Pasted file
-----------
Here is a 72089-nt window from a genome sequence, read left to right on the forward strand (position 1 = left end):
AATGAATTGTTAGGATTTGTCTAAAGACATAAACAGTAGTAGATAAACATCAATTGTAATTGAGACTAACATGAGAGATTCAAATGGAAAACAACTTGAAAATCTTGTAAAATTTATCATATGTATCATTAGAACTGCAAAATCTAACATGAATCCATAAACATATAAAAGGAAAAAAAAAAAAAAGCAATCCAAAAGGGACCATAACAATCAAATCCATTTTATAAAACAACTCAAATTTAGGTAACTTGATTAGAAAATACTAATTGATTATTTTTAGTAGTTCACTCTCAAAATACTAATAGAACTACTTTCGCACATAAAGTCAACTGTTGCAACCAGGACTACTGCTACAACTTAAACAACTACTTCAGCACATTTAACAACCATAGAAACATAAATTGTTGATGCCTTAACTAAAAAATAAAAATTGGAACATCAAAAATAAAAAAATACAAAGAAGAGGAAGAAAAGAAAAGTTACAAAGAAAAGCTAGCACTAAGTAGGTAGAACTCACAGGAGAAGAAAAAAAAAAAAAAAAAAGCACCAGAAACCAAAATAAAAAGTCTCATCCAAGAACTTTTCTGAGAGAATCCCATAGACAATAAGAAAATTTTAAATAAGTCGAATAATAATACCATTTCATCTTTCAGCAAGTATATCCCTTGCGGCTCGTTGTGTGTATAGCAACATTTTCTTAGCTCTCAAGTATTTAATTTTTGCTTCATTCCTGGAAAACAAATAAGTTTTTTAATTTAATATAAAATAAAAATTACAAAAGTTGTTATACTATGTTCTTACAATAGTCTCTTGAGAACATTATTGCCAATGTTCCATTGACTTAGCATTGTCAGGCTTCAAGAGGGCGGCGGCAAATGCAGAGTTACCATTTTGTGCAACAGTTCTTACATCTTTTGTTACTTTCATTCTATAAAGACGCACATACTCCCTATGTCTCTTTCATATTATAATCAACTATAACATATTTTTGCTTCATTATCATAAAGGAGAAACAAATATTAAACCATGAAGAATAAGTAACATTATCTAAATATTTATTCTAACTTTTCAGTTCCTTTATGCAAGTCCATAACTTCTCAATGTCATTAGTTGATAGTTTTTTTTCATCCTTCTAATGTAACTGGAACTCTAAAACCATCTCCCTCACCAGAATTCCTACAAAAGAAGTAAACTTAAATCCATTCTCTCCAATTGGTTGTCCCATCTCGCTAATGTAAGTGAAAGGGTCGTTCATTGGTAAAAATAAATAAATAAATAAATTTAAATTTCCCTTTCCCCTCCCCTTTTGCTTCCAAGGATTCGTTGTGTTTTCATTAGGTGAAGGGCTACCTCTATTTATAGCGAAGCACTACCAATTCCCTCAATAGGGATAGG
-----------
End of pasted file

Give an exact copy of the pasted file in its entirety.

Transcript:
Here is a 72089-nt window from a genome sequence, read left to right on the forward strand (position 1 = left end):
AATGAATTGTTAGGATTTGTCTAAAGACATAAACAGTAGTAGATAAACATCAATTGTAATTGAGACTAACATGAGAGATTCAAATGGAAAACAACTTGAAAATCTTGTAAAATTTATCATATGTATCATTAGAACTGCAAAATCTAACATGAATCCATAAACATATAAAAGGAAAAAAAAAAAAAAGCAATCCAAAAGGGACCATAACAATCAAATCCATTTTATAAAACAACTCAAATTTAGGTAACTTGATTAGAAAATACTAATTGATTATTTTTAGTAGTTCACTCTCAAAATACTAATAGAACTACTTTCGCACATAAAGTCAACTGTTGCAACCAGGACTACTGCTACAACTTAAACAACTACTTCAGCACATTTAACAACCATAGAAACATAAATTGTTGATGCCTTAACTAAAAAATAAAAATTGGAACATCAAAAATAAAAAAATACAAAGAAGAGGAAGAAAAGAAAAGTTACAAAGAAAAGCTAGCACTAAGTAGGTAGAACTCACAGGAGAAGAAAAAAAAAAAAAAAAAAGCACCAGAAACCAAAATAAAAAGTCTCATCCAAGAACTTTTCTGAGAGAATCCCATAGACAATAAGAAAATTTTAAATAAGTCGAATAATAATACCATTTCATCTTTCAGCAAGTATATCCCTTGCGGCTCGTTGTGTGTATAGCAACATTTTCTTAGCTCTCAAGTATTTAATTTTTGCTTCATTCCTGGAAAACAAATAAGTTTTTTAATTTAATATAAAATAAAAATTACAAAAGTTGTTATACTATGTTCTTACAATAGTCTCTTGAGAACATTATTGCCAATGTTCCATTGACTTAGCATTGTCAGGCTTCAAGAGGGCGGCGGCAAATGCAGAGTTACCATTTTGTGCAACAGTTCTTACATCTTTTGTTACTTTCATTCTATAAAGACGCACATACTCCCTATGTCTCTTTCATATTATAATCAACTATAACATATTTTTGCTTCATTATCATAAAGGAGAAACAAATATTAAACCATGAAGAATAAGTAACATTATCTAAATATTTATTCTAACTTTTCAGTTCCTTTATGCAAGTCCATAACTTCTCAATGTCATTAGTTGATAGTTTTTTTTCATCCTTCTAATGTAACTGGAACTCTAAAACCATCTCCCTCACCAGAATTCCTACAAAAGAAGTAAACTTAAATCCATTCTCTCCAATTGGTTGTCCCATCTCGCTAATGTAAGTGAAAGGGTCGTTCATTGGTAAAAATAAATAAATAAATAAATTTAAATTTCCCTTTCCCCTCCCCTTTTGCTTCCAAGGATTCGTTGTGTTTTCATTAGGTGAAGGGCTACCTCTATTTATAGCGAAGCACTACCAATTCCCTCAATAGGGATAGG